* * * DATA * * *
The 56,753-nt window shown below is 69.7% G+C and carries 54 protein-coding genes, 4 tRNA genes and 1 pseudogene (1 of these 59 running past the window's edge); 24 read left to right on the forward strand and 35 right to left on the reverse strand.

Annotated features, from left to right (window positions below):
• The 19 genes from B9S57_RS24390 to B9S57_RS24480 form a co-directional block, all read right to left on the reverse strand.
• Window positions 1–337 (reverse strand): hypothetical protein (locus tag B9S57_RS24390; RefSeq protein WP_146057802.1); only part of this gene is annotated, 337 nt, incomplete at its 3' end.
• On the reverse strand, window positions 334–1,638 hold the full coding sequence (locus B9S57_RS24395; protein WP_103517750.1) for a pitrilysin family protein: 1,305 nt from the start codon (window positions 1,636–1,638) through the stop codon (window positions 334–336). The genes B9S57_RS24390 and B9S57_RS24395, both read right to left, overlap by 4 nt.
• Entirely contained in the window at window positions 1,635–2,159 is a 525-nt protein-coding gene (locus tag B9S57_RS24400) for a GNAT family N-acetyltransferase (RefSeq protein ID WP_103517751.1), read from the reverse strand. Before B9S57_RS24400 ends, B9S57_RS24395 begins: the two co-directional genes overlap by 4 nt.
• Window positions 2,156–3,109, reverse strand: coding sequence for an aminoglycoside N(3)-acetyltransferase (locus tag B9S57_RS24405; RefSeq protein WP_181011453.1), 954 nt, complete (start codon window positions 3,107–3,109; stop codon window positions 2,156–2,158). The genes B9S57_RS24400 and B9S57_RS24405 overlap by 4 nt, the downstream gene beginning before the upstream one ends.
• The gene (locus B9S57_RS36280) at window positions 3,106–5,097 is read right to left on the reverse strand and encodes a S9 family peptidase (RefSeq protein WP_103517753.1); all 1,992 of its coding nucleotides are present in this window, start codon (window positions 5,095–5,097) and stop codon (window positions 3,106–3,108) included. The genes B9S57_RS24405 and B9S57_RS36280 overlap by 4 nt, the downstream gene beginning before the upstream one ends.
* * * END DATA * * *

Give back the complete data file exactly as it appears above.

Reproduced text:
The 56,753-nt window shown below is 69.7% G+C and carries 54 protein-coding genes, 4 tRNA genes and 1 pseudogene (1 of these 59 running past the window's edge); 24 read left to right on the forward strand and 35 right to left on the reverse strand.

Annotated features, from left to right (window positions below):
• The 19 genes from B9S57_RS24390 to B9S57_RS24480 form a co-directional block, all read right to left on the reverse strand.
• Window positions 1–337 (reverse strand): hypothetical protein (locus tag B9S57_RS24390; RefSeq protein WP_146057802.1); only part of this gene is annotated, 337 nt, incomplete at its 3' end.
• On the reverse strand, window positions 334–1,638 hold the full coding sequence (locus B9S57_RS24395; protein WP_103517750.1) for a pitrilysin family protein: 1,305 nt from the start codon (window positions 1,636–1,638) through the stop codon (window positions 334–336). The genes B9S57_RS24390 and B9S57_RS24395, both read right to left, overlap by 4 nt.
• Entirely contained in the window at window positions 1,635–2,159 is a 525-nt protein-coding gene (locus tag B9S57_RS24400) for a GNAT family N-acetyltransferase (RefSeq protein ID WP_103517751.1), read from the reverse strand. Before B9S57_RS24400 ends, B9S57_RS24395 begins: the two co-directional genes overlap by 4 nt.
• Window positions 2,156–3,109, reverse strand: coding sequence for an aminoglycoside N(3)-acetyltransferase (locus tag B9S57_RS24405; RefSeq protein WP_181011453.1), 954 nt, complete (start codon window positions 3,107–3,109; stop codon window positions 2,156–2,158). The genes B9S57_RS24400 and B9S57_RS24405 overlap by 4 nt, the downstream gene beginning before the upstream one ends.
• The gene (locus B9S57_RS36280) at window positions 3,106–5,097 is read right to left on the reverse strand and encodes a S9 family peptidase (RefSeq protein WP_103517753.1); all 1,992 of its coding nucleotides are present in this window, start codon (window positions 5,095–5,097) and stop codon (window positions 3,106–3,108) included. The genes B9S57_RS24405 and B9S57_RS36280 overlap by 4 nt, the downstream gene beginning before the upstream one ends.